Tire inflation

My Acura measures tire pressures, and notifies me when one or more are underinflated. I have been getting the warning signals every time I turn the car on, going around curves, at bumps and stop signs. I took it to a tire dealer and he over inflated the tires. THe pressure is supposed to be 32 psi, but now it reads 33 on really cold mornings, and goes up to 36 after about 30 minutes on the road. I thought I might have had some kind of a slow leak, since the cold temp was sometimes as low as 25 psi, so maybe in a month or so, I’ll lose the extra air. But in the meantime, am I doing anything dangerous or damaging by having the tires so overinflated?

Tire pressures should be measured cold, but “really cold mornings” is aubject to interprtation. How cold?

My guess is that he inflate dthem to the proper pressure. 33 vs. 32 is not significant at all.

Regarding the tire pressure warning, have you checked the owner’s manual for a reinitialization procedure? Read the manual and post back.

Was the pressure in your tires even when the tire dealer checked them?

Keep in mind that you have to add air to tires as the weather cools off because colder temps produce lower pressure. You only routinely check tires when they are cold. (That is, unless you are comparing two tires on the same vehicle because you suspect a leak and they are already warmed up by driving.)

At 3% over the recommended pressure, your tires are not significantly over inflated if they are over inflated at all. How do you know your gauge is accurate? How do you know that the tire dealer’s gauge is accurate?

We have two cars with onboard tire pressure monitors. I have driven cars for a long time, repair my own tire punctures, do my own front and rear wheel alignments and have and use tools for changing tires. Consider the onboard tire pressure monitors a rough indicator of a tire pressure problem; good for + - 2 psi within a correct reading. I am not surprised that you see a 3 psi increase on warmup on a cold day which is anticipated I am sure as I see a 2 or 3 psi change too. Get yourself a decent quality tire pressure dial gauge for about $14 and set your pressures at what the label says on your door jamb or door edge before driving that day and you will be OK.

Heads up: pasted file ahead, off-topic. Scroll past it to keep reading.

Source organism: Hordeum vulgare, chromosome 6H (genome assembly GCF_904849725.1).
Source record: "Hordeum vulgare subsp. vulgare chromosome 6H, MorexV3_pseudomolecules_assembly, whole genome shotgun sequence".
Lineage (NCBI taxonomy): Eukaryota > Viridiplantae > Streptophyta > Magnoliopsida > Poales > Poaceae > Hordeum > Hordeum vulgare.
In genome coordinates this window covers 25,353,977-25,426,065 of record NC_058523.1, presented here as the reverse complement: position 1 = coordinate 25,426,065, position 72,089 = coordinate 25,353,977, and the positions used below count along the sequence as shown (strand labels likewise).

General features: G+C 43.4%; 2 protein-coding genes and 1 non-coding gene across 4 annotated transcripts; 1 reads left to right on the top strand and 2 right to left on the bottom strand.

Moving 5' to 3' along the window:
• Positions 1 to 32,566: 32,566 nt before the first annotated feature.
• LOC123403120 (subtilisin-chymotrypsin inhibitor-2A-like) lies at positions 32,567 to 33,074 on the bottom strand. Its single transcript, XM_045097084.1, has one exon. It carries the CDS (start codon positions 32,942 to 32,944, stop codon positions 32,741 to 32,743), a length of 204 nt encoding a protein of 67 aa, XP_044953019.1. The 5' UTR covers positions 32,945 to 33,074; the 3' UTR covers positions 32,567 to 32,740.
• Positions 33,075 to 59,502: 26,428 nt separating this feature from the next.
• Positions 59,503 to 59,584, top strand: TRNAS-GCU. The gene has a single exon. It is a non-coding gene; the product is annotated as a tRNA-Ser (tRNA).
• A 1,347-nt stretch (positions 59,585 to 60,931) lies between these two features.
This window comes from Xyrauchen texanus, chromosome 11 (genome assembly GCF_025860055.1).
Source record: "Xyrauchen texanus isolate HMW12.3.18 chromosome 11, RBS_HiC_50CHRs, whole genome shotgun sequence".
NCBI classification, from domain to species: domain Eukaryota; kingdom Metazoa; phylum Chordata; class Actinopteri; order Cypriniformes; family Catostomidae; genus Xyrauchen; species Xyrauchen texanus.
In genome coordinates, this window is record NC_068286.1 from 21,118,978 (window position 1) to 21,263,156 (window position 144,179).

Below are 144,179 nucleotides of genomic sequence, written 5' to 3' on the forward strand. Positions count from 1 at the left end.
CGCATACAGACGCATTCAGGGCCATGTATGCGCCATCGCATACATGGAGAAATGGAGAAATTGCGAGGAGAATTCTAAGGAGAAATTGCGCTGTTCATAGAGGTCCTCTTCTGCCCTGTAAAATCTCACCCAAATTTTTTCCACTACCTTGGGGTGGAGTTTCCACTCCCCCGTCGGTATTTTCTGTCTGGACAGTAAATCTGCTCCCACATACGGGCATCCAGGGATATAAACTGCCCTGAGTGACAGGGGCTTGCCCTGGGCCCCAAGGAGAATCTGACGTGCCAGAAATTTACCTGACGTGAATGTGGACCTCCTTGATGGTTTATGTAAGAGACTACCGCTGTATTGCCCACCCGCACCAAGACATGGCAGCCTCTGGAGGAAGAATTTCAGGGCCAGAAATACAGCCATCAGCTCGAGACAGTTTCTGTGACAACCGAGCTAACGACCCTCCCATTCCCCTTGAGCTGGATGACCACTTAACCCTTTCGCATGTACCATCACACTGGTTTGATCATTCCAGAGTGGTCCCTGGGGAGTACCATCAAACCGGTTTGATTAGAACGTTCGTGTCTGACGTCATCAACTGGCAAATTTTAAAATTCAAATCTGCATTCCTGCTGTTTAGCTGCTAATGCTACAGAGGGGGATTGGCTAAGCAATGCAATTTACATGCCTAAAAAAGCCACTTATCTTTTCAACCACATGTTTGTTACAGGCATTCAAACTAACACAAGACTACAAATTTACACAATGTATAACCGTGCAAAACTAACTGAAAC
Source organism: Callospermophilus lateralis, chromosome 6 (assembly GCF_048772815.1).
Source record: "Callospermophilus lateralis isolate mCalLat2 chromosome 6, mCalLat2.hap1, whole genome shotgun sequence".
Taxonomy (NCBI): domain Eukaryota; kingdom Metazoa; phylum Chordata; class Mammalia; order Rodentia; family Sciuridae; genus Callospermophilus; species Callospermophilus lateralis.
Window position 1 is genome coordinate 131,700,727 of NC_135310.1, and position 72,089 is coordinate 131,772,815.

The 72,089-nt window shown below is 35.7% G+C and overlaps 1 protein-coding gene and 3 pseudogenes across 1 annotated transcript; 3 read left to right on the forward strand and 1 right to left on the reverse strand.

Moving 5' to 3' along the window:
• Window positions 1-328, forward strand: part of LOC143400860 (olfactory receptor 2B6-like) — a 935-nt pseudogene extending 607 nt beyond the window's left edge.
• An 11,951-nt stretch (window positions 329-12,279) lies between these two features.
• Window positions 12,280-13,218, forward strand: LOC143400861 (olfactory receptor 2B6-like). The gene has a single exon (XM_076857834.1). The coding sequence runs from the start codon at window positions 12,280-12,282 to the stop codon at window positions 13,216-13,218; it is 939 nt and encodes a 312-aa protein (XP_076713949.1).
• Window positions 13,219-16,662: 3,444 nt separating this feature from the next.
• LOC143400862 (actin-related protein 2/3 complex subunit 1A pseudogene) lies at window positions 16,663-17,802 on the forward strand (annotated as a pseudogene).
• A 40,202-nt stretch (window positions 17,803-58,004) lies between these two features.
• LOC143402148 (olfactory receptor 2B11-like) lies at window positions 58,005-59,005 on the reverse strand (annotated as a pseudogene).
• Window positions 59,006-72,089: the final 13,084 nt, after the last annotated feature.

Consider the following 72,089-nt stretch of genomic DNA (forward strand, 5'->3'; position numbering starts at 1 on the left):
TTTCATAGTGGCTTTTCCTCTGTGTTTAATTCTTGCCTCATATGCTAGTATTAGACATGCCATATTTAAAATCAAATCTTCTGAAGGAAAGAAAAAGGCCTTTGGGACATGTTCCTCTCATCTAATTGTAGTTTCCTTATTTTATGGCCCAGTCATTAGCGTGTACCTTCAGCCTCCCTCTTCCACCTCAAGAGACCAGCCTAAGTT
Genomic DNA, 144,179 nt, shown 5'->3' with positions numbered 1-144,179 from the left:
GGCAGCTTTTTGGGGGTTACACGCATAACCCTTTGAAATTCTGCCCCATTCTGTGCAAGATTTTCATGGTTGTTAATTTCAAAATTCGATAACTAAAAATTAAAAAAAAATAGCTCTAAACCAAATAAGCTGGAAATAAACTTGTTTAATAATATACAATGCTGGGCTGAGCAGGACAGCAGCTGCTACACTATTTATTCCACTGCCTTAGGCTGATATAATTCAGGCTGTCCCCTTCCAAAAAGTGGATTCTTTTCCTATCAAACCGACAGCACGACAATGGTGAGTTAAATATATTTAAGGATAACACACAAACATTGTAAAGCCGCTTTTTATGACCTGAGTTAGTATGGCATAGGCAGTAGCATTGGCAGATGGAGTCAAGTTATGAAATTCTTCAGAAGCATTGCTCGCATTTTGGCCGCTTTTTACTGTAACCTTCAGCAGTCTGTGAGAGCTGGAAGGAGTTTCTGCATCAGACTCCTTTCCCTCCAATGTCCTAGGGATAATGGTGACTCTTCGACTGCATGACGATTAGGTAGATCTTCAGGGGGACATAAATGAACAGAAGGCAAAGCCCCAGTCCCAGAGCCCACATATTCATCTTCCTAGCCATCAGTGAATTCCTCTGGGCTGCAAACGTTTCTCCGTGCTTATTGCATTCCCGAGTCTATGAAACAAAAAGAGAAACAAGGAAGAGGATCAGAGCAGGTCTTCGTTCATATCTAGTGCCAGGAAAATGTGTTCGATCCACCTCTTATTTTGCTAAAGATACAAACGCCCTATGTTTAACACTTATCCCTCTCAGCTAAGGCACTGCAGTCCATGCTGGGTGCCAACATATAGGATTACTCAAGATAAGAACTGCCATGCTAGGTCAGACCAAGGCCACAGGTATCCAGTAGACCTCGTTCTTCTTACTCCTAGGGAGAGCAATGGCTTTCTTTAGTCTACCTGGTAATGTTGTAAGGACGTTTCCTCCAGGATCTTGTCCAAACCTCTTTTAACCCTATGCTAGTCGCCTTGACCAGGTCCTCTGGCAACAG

The reason why we should do two things. Check tires cold, because this is based on average temp at that time of year. In the north we need to readjust our tires cold pressure to the general seasonal temp. In the south not so much. But always check each month. The average temp for the season is what to shoot for ideally. But more important find a bad tire before it hurts you. A bad tire can really hurt the ones you love. Ignore automated BS systems if you know your tires pressure. If you are clueless always ask a pro. I don’t want to be a casualty of your problem.

There is nothing dangerous nor damaging about a few extra psi, so don’t worry about that. Your only real problem is that wacky warning light, which is overreacting. But it is merely a nuisance; you can and should ignore it when it comes and goes. Only when it remains lit longer than a few minutes should you heed it.

Tires are more or less even, within a pound or two. The measure I am using is the car’s electronic system. I never trust the gauges on the air pumps or even my own readings of the one I have. These readings are from a reputable dealer in tires. These tires are now over inflated by just under 10%.

The tires are fairly new, relatively even in pressure. I don’t think I have an impending flat. What I was wondering about is leaking valves.

So the proper pressure (32 psi) allows for the 4-5 degree inflation after driving for a while?? If that’s true, then I’ll just relax and forget the whole thing, until the lights come back on.

Toni, it’s just another government nag light. Put some black tape over it and drive on. Motorists have survived for a hundred years without tire pressure monitors which, by the way are anything BUT reliable. As the systems age, they become more troublesome and expensive to maintain and many disgruntled owners have removed them…

Yes, that’s exactly how it works. Check tires cold, and expect them to go up several psi after driving. They were correctly inflated by the tire dealer.

36 isn’t cause for concern. Even starting out at 35 isn’t anything to worry about.